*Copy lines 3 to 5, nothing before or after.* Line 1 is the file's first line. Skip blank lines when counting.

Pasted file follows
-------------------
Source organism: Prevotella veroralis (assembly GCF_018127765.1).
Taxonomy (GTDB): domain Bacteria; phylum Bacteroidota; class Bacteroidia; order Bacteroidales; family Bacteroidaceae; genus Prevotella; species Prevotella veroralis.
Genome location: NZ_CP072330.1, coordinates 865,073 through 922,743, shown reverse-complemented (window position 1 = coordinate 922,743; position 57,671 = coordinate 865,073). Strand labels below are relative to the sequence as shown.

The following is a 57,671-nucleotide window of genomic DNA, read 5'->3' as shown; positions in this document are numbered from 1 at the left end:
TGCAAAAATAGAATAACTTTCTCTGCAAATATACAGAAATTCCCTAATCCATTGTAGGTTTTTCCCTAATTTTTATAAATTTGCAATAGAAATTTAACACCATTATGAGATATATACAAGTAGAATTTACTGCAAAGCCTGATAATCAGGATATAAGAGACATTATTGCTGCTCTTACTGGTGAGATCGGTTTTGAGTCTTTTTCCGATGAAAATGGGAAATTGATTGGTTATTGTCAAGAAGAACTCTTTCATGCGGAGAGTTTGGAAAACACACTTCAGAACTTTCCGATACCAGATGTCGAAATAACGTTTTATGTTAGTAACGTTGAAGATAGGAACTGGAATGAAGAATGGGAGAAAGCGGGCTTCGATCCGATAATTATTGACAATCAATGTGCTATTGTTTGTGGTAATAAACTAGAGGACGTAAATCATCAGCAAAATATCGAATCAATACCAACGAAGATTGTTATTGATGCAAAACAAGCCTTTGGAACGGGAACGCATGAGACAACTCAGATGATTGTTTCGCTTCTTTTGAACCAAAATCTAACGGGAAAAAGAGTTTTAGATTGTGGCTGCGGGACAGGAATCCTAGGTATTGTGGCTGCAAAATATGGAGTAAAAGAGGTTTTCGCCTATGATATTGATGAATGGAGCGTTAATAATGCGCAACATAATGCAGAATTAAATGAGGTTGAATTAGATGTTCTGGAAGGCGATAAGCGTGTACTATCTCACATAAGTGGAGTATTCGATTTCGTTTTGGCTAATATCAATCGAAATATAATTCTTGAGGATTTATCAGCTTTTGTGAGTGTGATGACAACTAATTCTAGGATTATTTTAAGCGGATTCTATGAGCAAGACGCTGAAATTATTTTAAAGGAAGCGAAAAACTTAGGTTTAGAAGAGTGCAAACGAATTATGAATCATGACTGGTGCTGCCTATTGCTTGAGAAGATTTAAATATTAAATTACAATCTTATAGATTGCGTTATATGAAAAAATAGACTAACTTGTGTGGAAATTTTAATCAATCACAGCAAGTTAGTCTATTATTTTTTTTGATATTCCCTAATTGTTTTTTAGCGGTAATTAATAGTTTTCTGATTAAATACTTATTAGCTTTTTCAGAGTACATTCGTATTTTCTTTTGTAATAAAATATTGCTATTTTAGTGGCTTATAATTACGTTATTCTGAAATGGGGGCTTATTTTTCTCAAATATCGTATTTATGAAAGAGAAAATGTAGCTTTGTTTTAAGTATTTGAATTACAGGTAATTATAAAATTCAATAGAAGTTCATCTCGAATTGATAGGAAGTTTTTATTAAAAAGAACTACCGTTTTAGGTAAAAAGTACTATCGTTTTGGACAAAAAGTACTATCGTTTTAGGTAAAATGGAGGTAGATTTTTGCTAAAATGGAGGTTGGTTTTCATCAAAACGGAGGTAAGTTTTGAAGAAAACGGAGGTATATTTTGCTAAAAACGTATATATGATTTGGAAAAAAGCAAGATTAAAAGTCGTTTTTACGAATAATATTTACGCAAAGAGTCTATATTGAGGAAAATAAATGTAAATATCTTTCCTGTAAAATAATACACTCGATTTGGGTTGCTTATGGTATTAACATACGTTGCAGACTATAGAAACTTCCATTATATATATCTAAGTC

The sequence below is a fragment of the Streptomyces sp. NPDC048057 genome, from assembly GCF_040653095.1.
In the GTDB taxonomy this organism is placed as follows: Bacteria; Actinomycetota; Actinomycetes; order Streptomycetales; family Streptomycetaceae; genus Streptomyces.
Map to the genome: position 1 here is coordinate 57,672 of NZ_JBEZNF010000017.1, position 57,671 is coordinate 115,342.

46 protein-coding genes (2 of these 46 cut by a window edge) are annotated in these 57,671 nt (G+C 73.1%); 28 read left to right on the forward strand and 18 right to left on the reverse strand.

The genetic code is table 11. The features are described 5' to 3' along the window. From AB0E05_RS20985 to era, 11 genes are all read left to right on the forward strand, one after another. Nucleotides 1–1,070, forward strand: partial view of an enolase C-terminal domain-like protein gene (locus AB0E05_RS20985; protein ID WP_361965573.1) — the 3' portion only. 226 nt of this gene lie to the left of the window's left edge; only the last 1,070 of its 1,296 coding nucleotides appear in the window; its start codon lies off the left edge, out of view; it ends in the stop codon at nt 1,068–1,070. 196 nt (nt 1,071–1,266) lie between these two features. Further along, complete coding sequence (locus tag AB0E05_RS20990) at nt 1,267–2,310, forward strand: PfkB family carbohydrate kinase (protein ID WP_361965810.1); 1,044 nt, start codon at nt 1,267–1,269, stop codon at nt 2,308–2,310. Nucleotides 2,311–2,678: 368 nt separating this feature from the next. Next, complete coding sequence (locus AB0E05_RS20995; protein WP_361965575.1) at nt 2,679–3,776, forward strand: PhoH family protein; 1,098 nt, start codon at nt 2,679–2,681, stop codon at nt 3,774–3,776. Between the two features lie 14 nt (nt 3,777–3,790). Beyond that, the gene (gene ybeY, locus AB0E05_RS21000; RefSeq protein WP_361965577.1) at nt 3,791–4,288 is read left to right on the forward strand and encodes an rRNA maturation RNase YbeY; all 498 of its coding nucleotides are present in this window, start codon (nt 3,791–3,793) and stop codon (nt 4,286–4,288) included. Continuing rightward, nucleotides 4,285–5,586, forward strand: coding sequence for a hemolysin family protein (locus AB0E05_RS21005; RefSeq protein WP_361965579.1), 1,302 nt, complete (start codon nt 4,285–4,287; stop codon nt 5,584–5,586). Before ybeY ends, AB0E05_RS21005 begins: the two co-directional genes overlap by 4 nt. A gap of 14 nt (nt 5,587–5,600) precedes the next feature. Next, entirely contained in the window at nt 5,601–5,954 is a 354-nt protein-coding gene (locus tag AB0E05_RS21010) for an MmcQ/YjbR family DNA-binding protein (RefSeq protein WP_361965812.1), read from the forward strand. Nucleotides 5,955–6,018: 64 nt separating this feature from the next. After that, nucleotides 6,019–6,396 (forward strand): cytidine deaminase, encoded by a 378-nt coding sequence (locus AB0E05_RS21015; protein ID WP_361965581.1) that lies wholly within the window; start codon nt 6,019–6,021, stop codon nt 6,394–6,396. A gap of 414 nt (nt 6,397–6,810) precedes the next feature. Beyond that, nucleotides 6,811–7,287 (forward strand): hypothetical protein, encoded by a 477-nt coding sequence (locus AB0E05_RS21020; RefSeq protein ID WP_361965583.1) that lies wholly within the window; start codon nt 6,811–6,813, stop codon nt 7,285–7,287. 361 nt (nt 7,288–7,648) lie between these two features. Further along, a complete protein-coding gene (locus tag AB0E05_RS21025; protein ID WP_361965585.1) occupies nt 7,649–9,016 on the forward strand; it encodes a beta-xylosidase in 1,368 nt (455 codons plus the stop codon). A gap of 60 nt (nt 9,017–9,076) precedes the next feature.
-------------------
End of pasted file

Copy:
Genome location: NZ_CP072330.1, coordinates 865,073 through 922,743, shown reverse-complemented (window position 1 = coordinate 922,743; position 57,671 = coordinate 865,073). Strand labels below are relative to the sequence as shown.

The following is a 57,671-nucleotide window of genomic DNA, read 5'->3' as shown; positions in this document are numbered from 1 at the left end:
TGCAAAAATAGAATAACTTTCTCTGCAAATATACAGAAATTCCCTAATCCATTGTAGGTTTTTCCCTAATTTTTATAAATTTGCAATAGAAATTTAACACCATTATGAGATATATACAAGTAGAATTTACTGCAAAGCCTGATAATCAGGATATAAGAGACATTATTGCTGCTCTTACTGGTGAGATCGGTTTTGAGTCTTTTTCCGATGAAAATGGGAAATTGATTGGTTATTGTCAAGAAGAACTCTTTCATGCGGAGAGTTTGGAAAACACACTTCAGAACTTTCCGATACCAGATGTCGAAATAACGTTTTATGTTAGTAACGTTGAAGATAGGAACTGGAATGAAGAATGGGAGAAAGCGGGCTTCGATCCGATAATTATTGACAATCAATGTGCTATTGTTTGTGGTAATAAACTAGAGGACGTAAATCATCAGCAAAATATCGAATCAATACCAACGAAGATTGTTATTGATGCAAAACAAGCCTTTGGAACGGGAACGCATGAGACAACTCAGATGATTGTTTCGCTTCTTTTGAACCAAAATCTAACGGGAAAAAGAGTTTTAGATTGTGGCTGCGGGACAGGAATCCTAGGTATTGTGGCTGCAAAATATGGAGTAAAAGAGGTTTTCGCCTATGATATTGATGAATGGAGCGTTAATAATGCGCAACATAATGCAGAATTAAATGAGGTTGAATTAGATGTTCTGGAAGGCGATAAGCGTGTACTATCTCACATAAGTGGAGTATTCGATTTCGTTTTGGCTAATATCAATCGAAATATAATTCTTGAGGATTTATCAGCTTTTGTGAGTGTGATGACAACTAATTCTAGGATTATTTTAAGCGGATTCTATGAGCAAGACGCTGAAATTATTTTAAAGGAAGCGAAAAACTTAGGTTTAGAAGAGTGCAAACGAATTATGAATCATGACTGGTGCTGCCTATTGCTTGAGAAGATTTAAATATTAAATTACAATCTTATAGATTGCGTTATATGAAAAAATAGACTAACTTGTGTGGAAATTTTAATCAATCACAGCAAGTTAGTCTATTATTTTTTTTGATATTCCCTAATTGTTTTTTAGCGGTAATTAATAGTTTTCTGATTAAATACTTATTAGCTTTTTCAGAGTACATTCGTATTTTCTTTTGTAATAAAATATTGCTATTTTAGTGGCTTATAATTACGTTATTCTGAAATGGGGGCTTATTTTTCTCAAATATCGTATTTATGAAAGAGAAAATGTAGCTTTGTTTTAAGTATTTGAATTACAGGTAATTATAAAATTCAATAGAAGTTCATCTCGAATTGATAGGAAGTTTTTATTAAAAAGAACTACCGTTTTAGGTAAAAAGTACTATCGTTTTGGACAAAAAGTACTATCGTTTTAGGTAAAATGGAGGTAGATTTTTGCTAAAATGGAGGTTGGTTTTCATCAAAACGGAGGTAAGTTTTGAAGAAAACGGAGGTATATTTTGCTAAAAACGTATATATGATTTGGAAAAAAGCAAGATTAAAAGTCGTTTTTACGAATAATATTTACGCAAAGAGTCTATATTGAGGAAAATAAATGTAAATATCTTTCCTGTAAAATAATACACTCGATTTGGGTTGCTTATGGTATTAACATACGTTGCAGACTATAGAAACTTCCATTATATATATCTAAGTC